President Obama May Side-Step Congress to Hit ISIS in Syria

The president has been accused of abusing his power in the last couple of years by using executive orders to get around Congress. Now, he may do it again in the war against ISIS in Syria.

According to White House aids, the president is undecided on whether he will advance with military force in Syria. If he does, he's unlikely to wait for permission from Congress or the Syrian President Bashar Assad.

Senator Bob Corker (R-TN), leader on the Senate Foreign Relations Committee, and Senator Tim Kaine (D-VA), leader of the sub-committee on the Middle East, have both called for the president to secure authorization from Congress before acting. According to the 1973 War Powers Act, a president's power to send troops overseas without a formal declaration of war from Congress is limited. The president, according to his aides, refuses to commit at this time to seeking proper authorization.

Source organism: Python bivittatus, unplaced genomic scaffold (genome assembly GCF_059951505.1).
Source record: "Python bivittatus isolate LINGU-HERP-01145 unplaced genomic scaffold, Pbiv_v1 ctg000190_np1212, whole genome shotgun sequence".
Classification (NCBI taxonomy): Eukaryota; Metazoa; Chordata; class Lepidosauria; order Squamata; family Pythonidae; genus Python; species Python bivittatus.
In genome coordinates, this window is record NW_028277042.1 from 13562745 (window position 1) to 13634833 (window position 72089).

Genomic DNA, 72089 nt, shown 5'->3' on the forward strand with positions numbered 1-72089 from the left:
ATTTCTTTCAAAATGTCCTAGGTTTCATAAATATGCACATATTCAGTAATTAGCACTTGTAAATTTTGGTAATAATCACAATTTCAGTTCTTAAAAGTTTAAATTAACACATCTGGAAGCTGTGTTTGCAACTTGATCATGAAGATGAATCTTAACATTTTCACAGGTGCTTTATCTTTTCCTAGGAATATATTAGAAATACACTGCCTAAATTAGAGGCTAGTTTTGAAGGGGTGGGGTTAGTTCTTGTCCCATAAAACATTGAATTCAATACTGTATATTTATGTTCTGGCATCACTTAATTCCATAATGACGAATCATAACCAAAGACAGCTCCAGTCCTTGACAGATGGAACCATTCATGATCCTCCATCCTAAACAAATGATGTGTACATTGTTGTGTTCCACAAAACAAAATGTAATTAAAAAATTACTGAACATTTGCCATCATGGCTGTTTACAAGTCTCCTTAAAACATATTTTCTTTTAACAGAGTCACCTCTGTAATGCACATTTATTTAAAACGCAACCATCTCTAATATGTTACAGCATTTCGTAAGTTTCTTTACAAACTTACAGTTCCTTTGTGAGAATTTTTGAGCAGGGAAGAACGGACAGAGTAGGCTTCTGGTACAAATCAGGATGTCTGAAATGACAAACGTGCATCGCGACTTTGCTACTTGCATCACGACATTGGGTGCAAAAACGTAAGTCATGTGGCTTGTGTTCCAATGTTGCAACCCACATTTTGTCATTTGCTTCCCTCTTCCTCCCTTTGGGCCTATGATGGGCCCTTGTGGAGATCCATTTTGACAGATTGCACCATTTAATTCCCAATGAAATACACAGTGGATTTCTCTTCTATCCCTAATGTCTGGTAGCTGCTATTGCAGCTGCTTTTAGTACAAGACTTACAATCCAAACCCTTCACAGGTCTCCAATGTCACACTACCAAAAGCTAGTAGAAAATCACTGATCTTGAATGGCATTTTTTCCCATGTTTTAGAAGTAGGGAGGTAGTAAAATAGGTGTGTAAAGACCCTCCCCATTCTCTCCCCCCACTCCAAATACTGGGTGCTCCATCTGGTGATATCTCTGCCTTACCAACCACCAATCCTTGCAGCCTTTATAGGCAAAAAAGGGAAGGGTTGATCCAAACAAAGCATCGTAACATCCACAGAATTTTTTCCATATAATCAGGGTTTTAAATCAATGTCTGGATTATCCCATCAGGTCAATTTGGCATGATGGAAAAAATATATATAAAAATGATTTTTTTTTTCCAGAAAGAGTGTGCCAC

Some media outlets are reporting that the president has already approved surveillance flights over Syria as a prelude to further action. White House Press Secretary Josh Earnest refuses to elaborate on future plans, however. “We have not speculated about what sort of authority would be required from Congress if the president were to make a decision to authorize the use of military force in Syria,” Earnest said in a press conference.

The president might also seek a vote for additional funds for operations against ISIS, which both Congress and the public will see as a less aggressive action. “A stand-alone War Powers vote is about Obama. A vote to fund the troops is about the troops,” said one unnamed Senator's aide to Yahoo News.

Photo: Daily Mail, NATO Council

The President won't commit to asking for formal approval from Congress when it comes to sending troops into Syria to fight ISIS.